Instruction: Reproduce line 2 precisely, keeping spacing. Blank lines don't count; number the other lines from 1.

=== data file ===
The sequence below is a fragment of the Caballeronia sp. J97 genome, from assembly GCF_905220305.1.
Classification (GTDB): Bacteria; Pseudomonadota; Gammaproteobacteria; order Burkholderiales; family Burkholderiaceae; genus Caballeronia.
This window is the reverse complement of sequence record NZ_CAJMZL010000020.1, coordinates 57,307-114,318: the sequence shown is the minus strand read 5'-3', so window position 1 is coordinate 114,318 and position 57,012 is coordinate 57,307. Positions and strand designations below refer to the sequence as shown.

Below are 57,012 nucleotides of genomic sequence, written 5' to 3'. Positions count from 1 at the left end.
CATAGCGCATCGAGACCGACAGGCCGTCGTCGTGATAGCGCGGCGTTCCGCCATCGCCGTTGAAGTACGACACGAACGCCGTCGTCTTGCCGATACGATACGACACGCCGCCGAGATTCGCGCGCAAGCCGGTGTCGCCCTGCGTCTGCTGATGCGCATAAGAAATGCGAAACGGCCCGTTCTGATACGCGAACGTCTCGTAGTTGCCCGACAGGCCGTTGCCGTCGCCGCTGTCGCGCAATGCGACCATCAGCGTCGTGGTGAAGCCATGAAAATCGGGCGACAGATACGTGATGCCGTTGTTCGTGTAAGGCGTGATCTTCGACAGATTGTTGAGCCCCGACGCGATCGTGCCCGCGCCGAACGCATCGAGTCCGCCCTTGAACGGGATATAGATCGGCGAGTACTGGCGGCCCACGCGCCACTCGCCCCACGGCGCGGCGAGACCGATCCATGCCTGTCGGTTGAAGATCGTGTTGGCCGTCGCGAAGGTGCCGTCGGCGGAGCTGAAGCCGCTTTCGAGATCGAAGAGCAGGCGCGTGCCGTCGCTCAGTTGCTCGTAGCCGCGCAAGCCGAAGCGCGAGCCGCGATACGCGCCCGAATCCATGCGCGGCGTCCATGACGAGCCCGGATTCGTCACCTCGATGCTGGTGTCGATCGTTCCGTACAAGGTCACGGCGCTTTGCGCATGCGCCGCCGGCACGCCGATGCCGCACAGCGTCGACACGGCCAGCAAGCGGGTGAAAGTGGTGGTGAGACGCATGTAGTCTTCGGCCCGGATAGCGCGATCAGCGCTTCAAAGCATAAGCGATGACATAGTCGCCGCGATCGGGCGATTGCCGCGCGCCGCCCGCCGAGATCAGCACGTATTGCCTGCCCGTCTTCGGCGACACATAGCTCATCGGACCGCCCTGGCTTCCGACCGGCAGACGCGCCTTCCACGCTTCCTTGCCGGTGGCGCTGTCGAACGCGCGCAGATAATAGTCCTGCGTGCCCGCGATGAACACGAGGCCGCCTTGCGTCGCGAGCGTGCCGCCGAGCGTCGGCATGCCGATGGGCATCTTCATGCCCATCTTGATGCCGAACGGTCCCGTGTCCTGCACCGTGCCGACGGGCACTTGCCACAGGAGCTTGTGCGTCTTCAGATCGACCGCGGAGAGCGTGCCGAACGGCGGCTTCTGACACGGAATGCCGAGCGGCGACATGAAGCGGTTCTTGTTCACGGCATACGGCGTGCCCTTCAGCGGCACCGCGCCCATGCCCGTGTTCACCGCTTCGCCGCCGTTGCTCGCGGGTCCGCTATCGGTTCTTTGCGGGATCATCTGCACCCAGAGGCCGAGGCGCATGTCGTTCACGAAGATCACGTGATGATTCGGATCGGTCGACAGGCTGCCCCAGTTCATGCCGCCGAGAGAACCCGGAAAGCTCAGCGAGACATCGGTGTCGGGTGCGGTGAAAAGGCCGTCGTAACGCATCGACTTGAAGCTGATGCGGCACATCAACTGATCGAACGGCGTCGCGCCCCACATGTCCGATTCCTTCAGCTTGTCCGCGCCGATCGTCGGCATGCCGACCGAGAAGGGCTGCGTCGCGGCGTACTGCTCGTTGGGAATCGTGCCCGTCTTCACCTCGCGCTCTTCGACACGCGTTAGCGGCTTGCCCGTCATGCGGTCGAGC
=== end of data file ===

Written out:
Classification (GTDB): Bacteria; Pseudomonadota; Gammaproteobacteria; order Burkholderiales; family Burkholderiaceae; genus Caballeronia.